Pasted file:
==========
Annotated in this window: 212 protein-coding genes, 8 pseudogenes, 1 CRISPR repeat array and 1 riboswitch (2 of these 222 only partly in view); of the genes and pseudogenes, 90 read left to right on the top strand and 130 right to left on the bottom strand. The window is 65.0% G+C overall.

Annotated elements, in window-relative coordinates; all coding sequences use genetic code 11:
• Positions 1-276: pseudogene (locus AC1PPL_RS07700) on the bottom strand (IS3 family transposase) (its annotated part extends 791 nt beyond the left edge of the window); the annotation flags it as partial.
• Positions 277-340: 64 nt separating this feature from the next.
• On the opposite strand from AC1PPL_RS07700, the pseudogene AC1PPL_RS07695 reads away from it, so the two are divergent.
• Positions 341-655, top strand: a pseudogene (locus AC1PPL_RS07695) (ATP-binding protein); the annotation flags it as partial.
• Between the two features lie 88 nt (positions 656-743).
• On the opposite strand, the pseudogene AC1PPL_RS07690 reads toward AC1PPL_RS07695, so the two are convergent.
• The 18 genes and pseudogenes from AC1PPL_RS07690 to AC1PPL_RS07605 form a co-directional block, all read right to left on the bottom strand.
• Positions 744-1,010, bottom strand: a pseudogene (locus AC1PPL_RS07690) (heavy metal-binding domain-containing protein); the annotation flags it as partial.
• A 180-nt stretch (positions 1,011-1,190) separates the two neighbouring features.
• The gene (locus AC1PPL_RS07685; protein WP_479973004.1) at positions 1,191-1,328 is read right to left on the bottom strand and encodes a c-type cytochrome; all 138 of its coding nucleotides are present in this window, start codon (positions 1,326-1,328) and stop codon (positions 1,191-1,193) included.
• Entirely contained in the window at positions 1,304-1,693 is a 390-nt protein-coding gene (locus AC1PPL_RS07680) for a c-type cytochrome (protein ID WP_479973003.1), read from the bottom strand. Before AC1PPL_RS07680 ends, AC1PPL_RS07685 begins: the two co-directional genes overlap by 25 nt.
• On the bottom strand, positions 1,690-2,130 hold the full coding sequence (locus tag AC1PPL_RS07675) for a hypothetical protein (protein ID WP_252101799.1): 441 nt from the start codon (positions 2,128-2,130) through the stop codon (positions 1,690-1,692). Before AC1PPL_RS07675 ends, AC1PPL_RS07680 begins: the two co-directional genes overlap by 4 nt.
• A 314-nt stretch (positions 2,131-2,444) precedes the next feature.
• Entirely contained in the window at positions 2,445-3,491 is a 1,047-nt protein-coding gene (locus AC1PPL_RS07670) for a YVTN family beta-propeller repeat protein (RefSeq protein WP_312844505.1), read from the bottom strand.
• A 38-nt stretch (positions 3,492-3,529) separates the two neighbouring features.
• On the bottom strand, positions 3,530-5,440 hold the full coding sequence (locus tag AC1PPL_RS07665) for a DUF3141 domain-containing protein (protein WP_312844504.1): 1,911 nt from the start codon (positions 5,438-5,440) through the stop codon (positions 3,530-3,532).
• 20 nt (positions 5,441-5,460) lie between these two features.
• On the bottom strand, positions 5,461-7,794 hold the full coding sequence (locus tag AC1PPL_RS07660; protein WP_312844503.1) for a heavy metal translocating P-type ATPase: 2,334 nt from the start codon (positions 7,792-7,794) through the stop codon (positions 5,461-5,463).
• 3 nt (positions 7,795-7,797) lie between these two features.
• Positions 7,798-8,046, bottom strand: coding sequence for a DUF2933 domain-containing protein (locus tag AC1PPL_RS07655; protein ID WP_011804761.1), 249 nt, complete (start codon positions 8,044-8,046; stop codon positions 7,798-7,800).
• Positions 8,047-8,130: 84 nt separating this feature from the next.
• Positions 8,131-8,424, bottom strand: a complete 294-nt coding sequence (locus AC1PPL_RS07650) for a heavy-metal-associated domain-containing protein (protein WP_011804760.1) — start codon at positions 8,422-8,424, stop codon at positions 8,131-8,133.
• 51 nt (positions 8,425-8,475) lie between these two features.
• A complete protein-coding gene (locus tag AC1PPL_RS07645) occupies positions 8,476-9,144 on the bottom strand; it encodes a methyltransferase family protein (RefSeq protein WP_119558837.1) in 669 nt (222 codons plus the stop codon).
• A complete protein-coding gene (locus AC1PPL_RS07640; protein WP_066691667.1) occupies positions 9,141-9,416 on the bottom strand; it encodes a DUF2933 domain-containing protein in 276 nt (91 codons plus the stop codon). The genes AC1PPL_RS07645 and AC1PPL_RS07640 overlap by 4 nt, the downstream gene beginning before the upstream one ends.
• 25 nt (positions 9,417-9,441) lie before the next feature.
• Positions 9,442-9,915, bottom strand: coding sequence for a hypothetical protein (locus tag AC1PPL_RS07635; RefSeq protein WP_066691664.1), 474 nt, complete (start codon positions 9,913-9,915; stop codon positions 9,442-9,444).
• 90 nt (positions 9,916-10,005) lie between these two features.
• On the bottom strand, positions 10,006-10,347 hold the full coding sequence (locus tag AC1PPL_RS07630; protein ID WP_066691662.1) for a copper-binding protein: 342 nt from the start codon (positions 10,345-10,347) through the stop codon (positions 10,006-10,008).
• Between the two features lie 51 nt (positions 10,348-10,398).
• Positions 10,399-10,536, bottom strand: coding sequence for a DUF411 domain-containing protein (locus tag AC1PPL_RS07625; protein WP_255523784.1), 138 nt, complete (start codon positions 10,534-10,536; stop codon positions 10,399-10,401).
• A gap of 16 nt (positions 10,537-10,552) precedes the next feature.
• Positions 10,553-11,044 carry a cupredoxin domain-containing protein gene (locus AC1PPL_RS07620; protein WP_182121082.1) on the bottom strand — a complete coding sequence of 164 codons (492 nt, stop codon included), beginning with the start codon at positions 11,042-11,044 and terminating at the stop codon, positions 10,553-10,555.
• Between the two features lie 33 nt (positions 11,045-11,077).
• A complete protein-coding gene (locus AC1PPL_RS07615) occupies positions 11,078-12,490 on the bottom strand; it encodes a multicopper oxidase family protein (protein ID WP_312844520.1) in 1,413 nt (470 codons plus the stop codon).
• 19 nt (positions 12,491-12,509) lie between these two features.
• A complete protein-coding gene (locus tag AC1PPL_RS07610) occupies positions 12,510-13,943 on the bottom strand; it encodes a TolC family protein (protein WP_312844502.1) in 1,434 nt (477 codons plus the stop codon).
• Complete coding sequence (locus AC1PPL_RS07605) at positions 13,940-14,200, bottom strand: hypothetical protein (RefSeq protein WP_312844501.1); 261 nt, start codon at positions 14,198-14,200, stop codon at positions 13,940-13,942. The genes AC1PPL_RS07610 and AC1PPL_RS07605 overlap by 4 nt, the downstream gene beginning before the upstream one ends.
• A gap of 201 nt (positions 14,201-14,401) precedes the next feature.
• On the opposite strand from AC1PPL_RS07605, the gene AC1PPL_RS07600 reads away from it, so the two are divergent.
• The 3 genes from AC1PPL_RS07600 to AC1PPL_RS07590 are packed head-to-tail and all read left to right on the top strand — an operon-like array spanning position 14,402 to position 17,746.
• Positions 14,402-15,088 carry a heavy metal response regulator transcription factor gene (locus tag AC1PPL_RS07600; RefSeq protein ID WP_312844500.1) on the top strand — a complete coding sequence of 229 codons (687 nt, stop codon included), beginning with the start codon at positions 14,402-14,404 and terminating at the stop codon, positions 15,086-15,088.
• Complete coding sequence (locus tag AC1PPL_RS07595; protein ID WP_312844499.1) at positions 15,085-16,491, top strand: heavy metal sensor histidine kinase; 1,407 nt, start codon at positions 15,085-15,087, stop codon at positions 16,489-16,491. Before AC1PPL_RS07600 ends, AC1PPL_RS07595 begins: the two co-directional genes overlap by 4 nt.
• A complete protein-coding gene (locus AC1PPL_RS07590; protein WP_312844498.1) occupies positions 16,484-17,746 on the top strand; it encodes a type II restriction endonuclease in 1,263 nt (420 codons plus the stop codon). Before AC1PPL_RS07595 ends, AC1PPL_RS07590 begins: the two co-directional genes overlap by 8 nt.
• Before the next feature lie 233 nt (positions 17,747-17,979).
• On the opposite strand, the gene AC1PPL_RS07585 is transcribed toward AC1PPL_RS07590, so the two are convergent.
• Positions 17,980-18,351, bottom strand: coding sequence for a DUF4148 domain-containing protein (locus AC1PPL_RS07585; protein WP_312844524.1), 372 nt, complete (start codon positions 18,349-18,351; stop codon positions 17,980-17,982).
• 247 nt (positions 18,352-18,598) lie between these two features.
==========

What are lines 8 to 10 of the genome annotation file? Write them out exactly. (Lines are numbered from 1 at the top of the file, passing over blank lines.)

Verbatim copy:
• On the opposite strand, the pseudogene AC1PPL_RS07690 reads toward AC1PPL_RS07695, so the two are convergent.
• The 18 genes and pseudogenes from AC1PPL_RS07690 to AC1PPL_RS07605 form a co-directional block, all read right to left on the bottom strand.
• Positions 744-1,010, bottom strand: a pseudogene (locus AC1PPL_RS07690) (heavy metal-binding domain-containing protein); the annotation flags it as partial.